Orlando Cepeda was the only player on either roster on April 6 who was signed just to hit a baseball. “Cha Cha” or “Baby Bull,” as he was known, was an offseason gamble by the Red Sox, given his bad 35-year-old knees. Sox GM Dick O’Donnell signed the former National League Rookie of the Year to an $80,000 contract, including a Mercedes as a signing bonus. Ironically, Blomberg got all the glory while Cepeda was a rather quiet 0-for-6.
Years later Ron reflected: “By all rights, Boston’s Orlando Cepeda should have been the first DH. … He was acquired by the Red Sox to be (their) full-time DH just one week after the rule was adopted. I was an accidental DH. But history smiled on me that day, as my teammates loaded the bases with two outs in the top of the first, bringing me to the plate for an historic at-bat.”
Blomberg’s big-league career lasted five more seasons until 1979, when the Chicago White Sox released him at the end of spring training. Lifetime, he hit .293/. 360/. 473, with 52 homers and 224 RBI.
1976 marked the end of the designated hitter “experiment,” and the American League adopted the change permanently. There had been a spike in both offense and attendance from the year before the change.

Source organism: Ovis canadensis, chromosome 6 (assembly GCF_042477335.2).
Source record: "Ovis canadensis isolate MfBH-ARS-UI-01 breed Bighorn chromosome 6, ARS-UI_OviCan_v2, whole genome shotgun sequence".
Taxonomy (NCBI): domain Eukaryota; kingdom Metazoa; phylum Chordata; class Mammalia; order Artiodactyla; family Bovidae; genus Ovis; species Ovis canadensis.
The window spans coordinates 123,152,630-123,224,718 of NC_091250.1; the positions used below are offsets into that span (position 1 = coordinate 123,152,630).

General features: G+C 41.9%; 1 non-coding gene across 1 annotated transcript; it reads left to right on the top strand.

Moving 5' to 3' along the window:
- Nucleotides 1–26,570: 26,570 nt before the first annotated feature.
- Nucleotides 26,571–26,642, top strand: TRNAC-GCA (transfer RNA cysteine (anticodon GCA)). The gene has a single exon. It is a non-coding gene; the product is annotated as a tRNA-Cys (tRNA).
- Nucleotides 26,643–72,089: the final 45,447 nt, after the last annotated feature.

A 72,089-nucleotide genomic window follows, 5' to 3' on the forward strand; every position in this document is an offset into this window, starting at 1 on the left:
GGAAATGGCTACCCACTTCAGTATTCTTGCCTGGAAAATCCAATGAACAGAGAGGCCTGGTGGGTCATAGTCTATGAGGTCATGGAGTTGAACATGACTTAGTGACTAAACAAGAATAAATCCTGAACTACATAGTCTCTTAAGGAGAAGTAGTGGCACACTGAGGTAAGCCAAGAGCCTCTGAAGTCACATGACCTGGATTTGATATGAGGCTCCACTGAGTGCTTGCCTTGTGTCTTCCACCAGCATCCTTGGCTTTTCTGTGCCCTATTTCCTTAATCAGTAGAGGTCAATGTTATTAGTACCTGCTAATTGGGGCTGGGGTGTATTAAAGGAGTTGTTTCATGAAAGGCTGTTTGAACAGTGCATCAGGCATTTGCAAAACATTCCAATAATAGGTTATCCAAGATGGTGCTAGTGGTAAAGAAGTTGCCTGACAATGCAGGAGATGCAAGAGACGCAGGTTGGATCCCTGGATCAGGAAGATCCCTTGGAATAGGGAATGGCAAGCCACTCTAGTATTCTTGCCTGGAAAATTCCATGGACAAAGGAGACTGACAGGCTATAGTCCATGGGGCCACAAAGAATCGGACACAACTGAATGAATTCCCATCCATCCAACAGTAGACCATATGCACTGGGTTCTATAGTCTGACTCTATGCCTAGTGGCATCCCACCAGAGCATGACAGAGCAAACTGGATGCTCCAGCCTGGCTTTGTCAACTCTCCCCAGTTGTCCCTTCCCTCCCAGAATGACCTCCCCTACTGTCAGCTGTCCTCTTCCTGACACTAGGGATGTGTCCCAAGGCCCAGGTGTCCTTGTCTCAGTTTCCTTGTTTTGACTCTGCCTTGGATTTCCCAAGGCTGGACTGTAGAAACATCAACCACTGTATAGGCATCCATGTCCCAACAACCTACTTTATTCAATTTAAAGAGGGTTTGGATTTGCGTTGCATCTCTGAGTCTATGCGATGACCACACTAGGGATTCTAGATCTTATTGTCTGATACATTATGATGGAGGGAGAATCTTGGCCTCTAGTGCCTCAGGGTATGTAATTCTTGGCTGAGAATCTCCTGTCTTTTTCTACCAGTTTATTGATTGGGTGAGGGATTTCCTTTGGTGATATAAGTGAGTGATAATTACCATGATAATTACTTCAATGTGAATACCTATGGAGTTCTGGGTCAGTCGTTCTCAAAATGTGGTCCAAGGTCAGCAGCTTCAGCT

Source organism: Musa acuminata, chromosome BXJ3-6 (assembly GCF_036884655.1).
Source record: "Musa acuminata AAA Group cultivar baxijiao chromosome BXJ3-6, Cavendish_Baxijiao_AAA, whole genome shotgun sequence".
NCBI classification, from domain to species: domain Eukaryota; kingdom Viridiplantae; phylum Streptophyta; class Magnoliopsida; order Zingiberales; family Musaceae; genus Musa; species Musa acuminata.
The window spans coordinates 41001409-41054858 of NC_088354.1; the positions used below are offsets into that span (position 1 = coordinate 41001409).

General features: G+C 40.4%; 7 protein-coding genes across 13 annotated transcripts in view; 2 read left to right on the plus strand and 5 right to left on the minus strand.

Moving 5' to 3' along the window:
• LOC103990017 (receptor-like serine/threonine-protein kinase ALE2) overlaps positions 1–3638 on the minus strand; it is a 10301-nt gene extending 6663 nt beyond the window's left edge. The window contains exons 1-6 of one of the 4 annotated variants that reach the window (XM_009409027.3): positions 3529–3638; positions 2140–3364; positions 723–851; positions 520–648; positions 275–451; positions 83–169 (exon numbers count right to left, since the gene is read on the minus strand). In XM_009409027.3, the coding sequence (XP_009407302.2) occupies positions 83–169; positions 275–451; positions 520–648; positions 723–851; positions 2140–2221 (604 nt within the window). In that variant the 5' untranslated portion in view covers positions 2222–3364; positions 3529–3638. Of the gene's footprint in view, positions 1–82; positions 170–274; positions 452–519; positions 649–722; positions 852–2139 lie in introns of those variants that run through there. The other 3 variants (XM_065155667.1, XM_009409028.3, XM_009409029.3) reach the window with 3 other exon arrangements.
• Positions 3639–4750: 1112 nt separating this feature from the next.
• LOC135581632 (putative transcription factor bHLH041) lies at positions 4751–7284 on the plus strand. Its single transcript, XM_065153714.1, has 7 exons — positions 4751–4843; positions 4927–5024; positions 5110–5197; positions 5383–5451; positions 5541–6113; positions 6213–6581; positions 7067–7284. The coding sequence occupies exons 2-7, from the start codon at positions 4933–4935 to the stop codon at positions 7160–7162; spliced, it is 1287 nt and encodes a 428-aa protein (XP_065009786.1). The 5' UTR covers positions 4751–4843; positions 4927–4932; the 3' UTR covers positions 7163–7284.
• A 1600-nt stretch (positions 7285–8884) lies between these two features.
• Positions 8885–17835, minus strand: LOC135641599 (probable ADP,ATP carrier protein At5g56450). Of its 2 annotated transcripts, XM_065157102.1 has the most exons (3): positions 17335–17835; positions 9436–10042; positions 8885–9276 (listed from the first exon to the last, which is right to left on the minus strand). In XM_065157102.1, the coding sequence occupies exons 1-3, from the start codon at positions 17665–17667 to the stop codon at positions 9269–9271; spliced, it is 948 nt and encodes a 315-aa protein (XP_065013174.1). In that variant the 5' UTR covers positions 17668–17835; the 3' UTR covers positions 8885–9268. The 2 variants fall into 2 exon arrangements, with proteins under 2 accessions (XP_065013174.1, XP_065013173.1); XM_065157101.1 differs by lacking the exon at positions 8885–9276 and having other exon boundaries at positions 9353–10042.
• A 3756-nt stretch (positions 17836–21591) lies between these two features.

However, with two leagues with different rules, things got rather complicated, particularly when it came to the NL/AL team matchups in the Fall Classic, interleague play, and the All-Star Game.
Between 1976 and through 1984, the DH was used every World Series in alternating seasons. Beginning with the classic 1986 Mets-Red Sox matchup, come October, the DH would now be permanently used in every National League Park.
In ’76, Dan Driesssen became the first National Leaguer to assume the DH role, while in 2009; the Yankees’ Hideki Matsui became the first designated hitter to win World Series MVP. “Godzilla” hit .615 (8-for-13), with three home runs and eight RBI in the six-game Fall Classic versus the Philadelphia Phillies.